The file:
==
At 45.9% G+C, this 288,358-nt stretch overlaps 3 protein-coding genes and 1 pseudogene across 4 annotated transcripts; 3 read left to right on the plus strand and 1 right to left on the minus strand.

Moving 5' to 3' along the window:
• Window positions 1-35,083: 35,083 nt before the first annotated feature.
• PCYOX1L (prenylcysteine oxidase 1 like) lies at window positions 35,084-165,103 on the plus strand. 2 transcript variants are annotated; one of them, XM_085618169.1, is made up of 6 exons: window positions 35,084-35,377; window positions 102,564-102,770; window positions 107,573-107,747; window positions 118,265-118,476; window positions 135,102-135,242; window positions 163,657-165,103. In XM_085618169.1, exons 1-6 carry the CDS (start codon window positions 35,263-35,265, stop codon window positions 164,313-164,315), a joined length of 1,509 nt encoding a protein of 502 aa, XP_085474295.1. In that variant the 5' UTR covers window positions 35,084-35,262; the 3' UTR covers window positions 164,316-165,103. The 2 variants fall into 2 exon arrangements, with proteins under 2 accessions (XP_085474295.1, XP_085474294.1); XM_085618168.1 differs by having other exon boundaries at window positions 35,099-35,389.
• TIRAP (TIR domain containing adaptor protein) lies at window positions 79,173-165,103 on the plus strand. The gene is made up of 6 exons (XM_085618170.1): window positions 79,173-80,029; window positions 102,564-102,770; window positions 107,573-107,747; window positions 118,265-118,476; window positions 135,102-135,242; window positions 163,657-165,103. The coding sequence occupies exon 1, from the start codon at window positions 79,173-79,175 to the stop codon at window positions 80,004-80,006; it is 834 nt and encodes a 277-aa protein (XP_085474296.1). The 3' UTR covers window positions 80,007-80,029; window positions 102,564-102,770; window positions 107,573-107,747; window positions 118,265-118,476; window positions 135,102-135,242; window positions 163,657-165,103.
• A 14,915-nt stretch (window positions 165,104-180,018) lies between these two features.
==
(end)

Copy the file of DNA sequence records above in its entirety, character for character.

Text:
At 45.9% G+C, this 288,358-nt stretch overlaps 3 protein-coding genes and 1 pseudogene across 4 annotated transcripts; 3 read left to right on the plus strand and 1 right to left on the minus strand.

Moving 5' to 3' along the window:
• Window positions 1-35,083: 35,083 nt before the first annotated feature.
• PCYOX1L (prenylcysteine oxidase 1 like) lies at window positions 35,084-165,103 on the plus strand. 2 transcript variants are annotated; one of them, XM_085618169.1, is made up of 6 exons: window positions 35,084-35,377; window positions 102,564-102,770; window positions 107,573-107,747; window positions 118,265-118,476; window positions 135,102-135,242; window positions 163,657-165,103. In XM_085618169.1, exons 1-6 carry the CDS (start codon window positions 35,263-35,265, stop codon window positions 164,313-164,315), a joined length of 1,509 nt encoding a protein of 502 aa, XP_085474295.1. In that variant the 5' UTR covers window positions 35,084-35,262; the 3' UTR covers window positions 164,316-165,103. The 2 variants fall into 2 exon arrangements, with proteins under 2 accessions (XP_085474295.1, XP_085474294.1); XM_085618168.1 differs by having other exon boundaries at window positions 35,099-35,389.
• TIRAP (TIR domain containing adaptor protein) lies at window positions 79,173-165,103 on the plus strand. The gene is made up of 6 exons (XM_085618170.1): window positions 79,173-80,029; window positions 102,564-102,770; window positions 107,573-107,747; window positions 118,265-118,476; window positions 135,102-135,242; window positions 163,657-165,103. The coding sequence occupies exon 1, from the start codon at window positions 79,173-79,175 to the stop codon at window positions 80,004-80,006; it is 834 nt and encodes a 277-aa protein (XP_085474296.1). The 3' UTR covers window positions 80,007-80,029; window positions 102,564-102,770; window positions 107,573-107,747; window positions 118,265-118,476; window positions 135,102-135,242; window positions 163,657-165,103.
• A 14,915-nt stretch (window positions 165,104-180,018) lies between these two features.